A Slough Country Ramble, 27 December 2019

As I stated previously on this blog, riding down by the Columbia Slough is my “jam”. I lived near the western part of it for five years, so it was always easy to cruise down there. But I don’t live near it anymore. There’s not a lot I miss about the house in Woodlawn,* but quick access to the Slough is one.

Friday December 27 was a typical winter day in Portland–a temperature of about 45F/7C, a steely grey sky, a hint of sprinkles, a general overall damp feel in the air. I think when people complain about Portland weather, they aren’t complaining as much about rain, but about days like this. There was no sun. I don’t mind days like today, and there was sun the previous day, so I’ll survive.

I decided to hit the more eastern portion of the Slough, the one that is roughly east of the Airport and I-205. This area is closer to home. The Slough out here has a different character than the west. The western Slough is wider, there’s more woods and bike paths, and the industry a bit more removed. The eastern section the Slough is narrower and hemmed in by commerce and industry, and there is no great continuous path.** You have to seek out the green amongst the grime.

The trail by Dharma Rain Zen Center.

So on this gloomy Friday I went seeking out the green. The first stop on the way to the Slough: the land around the Dharma Rain Zen Center, south of NE Siskyou and to the east of 82nd. This former landfill now is primarily open land with a Buddhist temple. The east side of the property features a little wooded ravine that’s hidden from the neighborhood surrounding it. I ran into a few dogwalkers down there. The neighborhood is definitely using this resourse.

Johnson Lake.

The next stop: Johnson Lake, just south of the Slough to the east of I-205. (Editor’s Note, 9 Jan 2021: The City of Portland must have done one of their periodic “redirecting/scrubbling of URLs, as the link goes nowhere. And I can’t even find Johnson Lake on the Park’s website! WTF?) Johnson Lake is pretty obscure, and that’s why I like it! It was once a privately owned lake, owned by one Harry Johnson. The lake was spring fed and clear, Mr. Johnson had built a dance hall next to it, and oh how the neighborhood loved to swim in it. But then a series of unfortunate events happened: the dance hall burned down, the glass plant opened on the south shore and wasted no time in polluting it, I-205 chopped off a bit of the eastern park. Now it’s a relatively placid body of water, surrounded by woods, industry, and freeway. No one fishes here or swims here anymore, and for good reason.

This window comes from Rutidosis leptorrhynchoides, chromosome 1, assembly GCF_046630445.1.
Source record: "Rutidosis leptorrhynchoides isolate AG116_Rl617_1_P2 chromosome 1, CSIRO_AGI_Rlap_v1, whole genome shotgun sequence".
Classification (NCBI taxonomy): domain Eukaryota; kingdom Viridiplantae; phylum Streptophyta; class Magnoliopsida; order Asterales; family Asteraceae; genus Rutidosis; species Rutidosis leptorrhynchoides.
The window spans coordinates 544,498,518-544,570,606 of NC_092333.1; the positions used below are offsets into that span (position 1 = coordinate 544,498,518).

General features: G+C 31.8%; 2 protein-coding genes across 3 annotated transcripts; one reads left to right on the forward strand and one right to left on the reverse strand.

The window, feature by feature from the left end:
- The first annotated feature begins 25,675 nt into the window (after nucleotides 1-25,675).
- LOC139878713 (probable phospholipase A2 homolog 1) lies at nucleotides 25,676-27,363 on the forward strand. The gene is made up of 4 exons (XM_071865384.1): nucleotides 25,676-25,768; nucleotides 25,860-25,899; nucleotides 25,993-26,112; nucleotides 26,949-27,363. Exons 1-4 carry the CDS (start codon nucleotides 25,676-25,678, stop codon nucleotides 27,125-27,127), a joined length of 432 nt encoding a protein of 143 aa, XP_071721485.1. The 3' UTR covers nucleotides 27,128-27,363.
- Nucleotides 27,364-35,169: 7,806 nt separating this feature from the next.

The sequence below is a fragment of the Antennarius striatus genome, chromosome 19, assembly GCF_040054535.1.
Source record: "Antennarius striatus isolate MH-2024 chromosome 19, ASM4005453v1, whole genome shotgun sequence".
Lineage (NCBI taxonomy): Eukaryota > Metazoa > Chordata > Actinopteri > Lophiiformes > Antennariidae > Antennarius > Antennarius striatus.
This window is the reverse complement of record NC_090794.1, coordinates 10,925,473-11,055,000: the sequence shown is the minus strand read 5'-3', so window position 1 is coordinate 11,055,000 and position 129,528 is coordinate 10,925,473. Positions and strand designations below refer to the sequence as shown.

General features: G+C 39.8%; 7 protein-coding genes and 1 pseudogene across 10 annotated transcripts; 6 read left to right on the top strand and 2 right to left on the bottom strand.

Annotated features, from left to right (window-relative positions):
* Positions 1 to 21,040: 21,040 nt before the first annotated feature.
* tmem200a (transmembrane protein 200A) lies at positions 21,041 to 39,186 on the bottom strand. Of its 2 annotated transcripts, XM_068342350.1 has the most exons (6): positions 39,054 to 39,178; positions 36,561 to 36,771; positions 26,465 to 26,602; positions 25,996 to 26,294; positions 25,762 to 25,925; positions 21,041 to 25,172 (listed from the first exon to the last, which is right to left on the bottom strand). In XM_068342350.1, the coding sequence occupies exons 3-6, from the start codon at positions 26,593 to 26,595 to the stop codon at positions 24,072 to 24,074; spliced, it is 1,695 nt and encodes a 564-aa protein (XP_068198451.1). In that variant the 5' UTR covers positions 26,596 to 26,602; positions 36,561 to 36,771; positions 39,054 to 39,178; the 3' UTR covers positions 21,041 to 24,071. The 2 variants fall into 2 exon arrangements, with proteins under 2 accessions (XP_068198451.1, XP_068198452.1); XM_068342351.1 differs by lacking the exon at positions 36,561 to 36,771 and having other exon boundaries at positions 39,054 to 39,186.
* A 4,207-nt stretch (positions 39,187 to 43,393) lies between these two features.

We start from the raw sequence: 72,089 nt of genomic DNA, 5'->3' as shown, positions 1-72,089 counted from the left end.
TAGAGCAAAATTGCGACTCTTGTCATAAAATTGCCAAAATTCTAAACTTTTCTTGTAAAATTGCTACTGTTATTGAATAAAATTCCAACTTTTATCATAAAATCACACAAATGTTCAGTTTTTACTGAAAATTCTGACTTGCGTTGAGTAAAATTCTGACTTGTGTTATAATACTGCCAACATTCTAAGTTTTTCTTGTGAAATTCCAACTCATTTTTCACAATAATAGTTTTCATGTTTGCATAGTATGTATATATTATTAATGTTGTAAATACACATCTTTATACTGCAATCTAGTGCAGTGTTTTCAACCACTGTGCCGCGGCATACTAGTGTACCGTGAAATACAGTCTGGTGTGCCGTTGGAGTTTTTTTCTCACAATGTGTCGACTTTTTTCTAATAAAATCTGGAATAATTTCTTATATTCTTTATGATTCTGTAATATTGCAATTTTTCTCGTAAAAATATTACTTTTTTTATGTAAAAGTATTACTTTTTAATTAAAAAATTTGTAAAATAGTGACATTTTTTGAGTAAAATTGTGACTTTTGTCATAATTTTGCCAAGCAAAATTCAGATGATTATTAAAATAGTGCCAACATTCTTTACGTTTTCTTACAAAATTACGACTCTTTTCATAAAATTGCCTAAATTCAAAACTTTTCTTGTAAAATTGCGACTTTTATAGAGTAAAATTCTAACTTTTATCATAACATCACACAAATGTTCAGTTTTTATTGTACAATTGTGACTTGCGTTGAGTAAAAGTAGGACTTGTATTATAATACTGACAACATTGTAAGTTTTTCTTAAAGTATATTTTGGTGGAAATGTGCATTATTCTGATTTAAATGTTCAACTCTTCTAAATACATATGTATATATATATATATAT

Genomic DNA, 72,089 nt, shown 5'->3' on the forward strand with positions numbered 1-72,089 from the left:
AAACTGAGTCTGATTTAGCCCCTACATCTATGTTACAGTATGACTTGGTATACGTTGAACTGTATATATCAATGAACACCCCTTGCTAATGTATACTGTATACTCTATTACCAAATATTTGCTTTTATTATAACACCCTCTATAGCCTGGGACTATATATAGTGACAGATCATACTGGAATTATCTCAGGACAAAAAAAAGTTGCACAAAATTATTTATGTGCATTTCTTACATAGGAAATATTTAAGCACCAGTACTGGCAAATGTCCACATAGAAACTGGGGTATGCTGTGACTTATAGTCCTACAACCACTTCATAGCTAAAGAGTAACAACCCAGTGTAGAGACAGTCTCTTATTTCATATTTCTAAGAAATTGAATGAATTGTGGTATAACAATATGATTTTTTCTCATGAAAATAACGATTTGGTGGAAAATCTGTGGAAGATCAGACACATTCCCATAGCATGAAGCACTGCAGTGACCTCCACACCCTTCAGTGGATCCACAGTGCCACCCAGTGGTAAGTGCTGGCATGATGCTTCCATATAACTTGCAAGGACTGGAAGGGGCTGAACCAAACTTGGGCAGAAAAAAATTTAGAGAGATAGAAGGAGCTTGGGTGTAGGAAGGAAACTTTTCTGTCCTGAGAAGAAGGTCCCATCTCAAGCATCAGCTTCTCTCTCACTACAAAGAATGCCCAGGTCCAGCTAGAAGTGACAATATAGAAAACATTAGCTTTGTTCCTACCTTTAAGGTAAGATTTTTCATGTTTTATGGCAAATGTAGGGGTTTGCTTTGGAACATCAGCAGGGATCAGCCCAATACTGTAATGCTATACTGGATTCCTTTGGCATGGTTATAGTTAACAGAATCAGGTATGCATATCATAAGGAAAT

But..it’s peaceful. I rode along the trail that follows the north shore. I didn’t see anyone else down here, but that wasn’t a big surprise.*** More surprising was the lack of trash. I expected to see a bunch of garbage, but hardly anything. Could it be the relative obscurity of the place, a robust clean-up program, or possibly both? I enjoyed the solitude by the water’s edge for a moment,**** and wondered how it was back in the day.

The path along the Columbia Slough just east of NE 158th Ave.

I moved eastward. I chose Airport Way because it was direct and had bike lanes. There’s not a lot of options out this way. The road was busier than I had hoped. I was thinking that the days between Christmas and New Years would mean a bit more chill environment, but not so. So I pressed on, stopping for lunch and a pint at Level Beer, and then re-encountered the Slough at NE 158th Ave. I rode that for a little bit, but night was coming so I decided to head home.

It was a fun ride overall, maybe 20 or so miles. (The Robin Hood doesn’t have a computer, and I rarely “live track” my rides.) I need to get on the bike more often, and get back down this way for more explorations.

*Other things I miss: The size of my bedroom, the size of the backyard, the size of the basement, a mile from Ranch Pizza.

**It’s been “on the books” for decades, though. Hopefully they’ll build the planned paths before I get too old…

***I did see one tent tucked into the woods, but I was definitely expecting more.

****After a bit, the noise from the freeway is less noticeable.

3 thoughts on “A Slough Country Ramble, 27 December 2019

Add yours

  1. I always love how you show us the obscure corners of PDX. That wasn’t something we did while living there. As for the gloomy winters, perception depends on where you came from. Native Portlanders seemed to complain the most. For me, it’s where I learned to bike commute year round and enjoyed skiing in the Cascades endless snow. I still have friends who transplanted themselves from Michigan and Vermont who now call PDX home.

  2. ooooh, I’m excited about this adventure, mostly cuz I don’t know some of this stuff–which means, new stasia adventure in the works! Thanks for the inspiration:)

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